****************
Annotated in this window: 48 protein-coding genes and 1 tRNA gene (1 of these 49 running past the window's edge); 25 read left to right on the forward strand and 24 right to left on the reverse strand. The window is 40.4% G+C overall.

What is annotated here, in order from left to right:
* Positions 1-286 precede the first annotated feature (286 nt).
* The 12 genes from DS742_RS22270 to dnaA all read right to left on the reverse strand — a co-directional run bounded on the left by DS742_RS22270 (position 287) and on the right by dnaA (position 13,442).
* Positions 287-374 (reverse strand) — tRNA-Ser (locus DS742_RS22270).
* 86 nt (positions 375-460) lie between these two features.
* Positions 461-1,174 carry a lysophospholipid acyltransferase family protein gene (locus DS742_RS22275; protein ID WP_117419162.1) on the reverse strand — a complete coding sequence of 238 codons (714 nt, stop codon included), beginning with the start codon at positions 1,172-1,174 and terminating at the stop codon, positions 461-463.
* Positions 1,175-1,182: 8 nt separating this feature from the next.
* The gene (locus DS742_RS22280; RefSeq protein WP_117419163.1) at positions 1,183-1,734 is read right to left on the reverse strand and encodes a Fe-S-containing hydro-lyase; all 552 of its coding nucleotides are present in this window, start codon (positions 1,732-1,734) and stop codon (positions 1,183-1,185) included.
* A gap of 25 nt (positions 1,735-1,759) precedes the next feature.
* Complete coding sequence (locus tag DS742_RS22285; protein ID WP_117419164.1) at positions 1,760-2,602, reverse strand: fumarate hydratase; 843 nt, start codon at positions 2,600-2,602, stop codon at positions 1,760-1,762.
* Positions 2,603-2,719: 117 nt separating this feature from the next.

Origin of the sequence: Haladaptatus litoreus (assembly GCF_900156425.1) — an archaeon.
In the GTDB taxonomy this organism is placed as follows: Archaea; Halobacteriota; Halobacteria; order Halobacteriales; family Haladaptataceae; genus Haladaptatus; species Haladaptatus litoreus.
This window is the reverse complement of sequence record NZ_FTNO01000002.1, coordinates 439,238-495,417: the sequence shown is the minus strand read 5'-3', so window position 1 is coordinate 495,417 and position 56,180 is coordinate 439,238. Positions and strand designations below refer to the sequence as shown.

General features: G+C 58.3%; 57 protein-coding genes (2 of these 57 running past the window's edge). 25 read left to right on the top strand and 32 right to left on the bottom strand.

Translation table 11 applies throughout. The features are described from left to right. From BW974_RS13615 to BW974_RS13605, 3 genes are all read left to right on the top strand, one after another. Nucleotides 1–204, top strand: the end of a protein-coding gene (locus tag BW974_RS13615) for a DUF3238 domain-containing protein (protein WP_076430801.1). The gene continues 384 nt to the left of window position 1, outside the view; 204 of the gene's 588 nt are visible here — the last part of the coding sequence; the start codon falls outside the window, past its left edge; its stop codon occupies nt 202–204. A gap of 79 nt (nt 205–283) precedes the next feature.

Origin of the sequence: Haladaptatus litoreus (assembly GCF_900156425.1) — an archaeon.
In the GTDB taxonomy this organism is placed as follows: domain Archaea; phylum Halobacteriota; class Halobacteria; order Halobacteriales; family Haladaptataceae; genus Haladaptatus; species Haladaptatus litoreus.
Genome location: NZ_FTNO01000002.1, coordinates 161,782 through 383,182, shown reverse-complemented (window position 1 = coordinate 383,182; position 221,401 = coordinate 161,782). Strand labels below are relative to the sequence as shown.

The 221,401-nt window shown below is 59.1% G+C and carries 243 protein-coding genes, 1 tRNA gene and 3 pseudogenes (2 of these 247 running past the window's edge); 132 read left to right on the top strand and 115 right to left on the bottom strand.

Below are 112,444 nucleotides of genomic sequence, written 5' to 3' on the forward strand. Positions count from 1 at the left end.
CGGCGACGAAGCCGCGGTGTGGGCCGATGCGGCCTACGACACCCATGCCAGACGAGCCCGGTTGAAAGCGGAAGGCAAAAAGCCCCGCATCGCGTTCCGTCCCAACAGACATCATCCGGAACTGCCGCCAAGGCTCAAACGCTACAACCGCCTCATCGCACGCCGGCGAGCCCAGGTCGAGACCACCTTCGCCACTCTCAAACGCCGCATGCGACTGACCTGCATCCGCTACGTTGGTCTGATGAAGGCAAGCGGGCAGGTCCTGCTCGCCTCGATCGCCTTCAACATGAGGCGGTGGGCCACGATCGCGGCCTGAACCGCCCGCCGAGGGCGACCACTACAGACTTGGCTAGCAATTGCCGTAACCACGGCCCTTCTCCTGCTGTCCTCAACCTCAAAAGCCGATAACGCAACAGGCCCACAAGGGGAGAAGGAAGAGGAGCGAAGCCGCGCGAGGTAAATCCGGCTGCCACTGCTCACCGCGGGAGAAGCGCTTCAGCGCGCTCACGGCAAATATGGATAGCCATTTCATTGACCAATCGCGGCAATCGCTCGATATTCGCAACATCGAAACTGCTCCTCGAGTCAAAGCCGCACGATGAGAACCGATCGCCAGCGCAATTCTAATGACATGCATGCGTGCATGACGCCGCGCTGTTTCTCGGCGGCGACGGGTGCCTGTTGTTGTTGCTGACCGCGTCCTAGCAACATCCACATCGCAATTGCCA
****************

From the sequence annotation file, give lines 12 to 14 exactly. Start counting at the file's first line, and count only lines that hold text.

* Positions 2,603-2,719: 117 nt separating this feature from the next.

Origin of the sequence: Haladaptatus litoreus (assembly GCF_900156425.1) — an archaeon.
In the GTDB taxonomy this organism is placed as follows: Archaea; Halobacteriota; Halobacteria; order Halobacteriales; family Haladaptataceae; genus Haladaptatus; species Haladaptatus litoreus.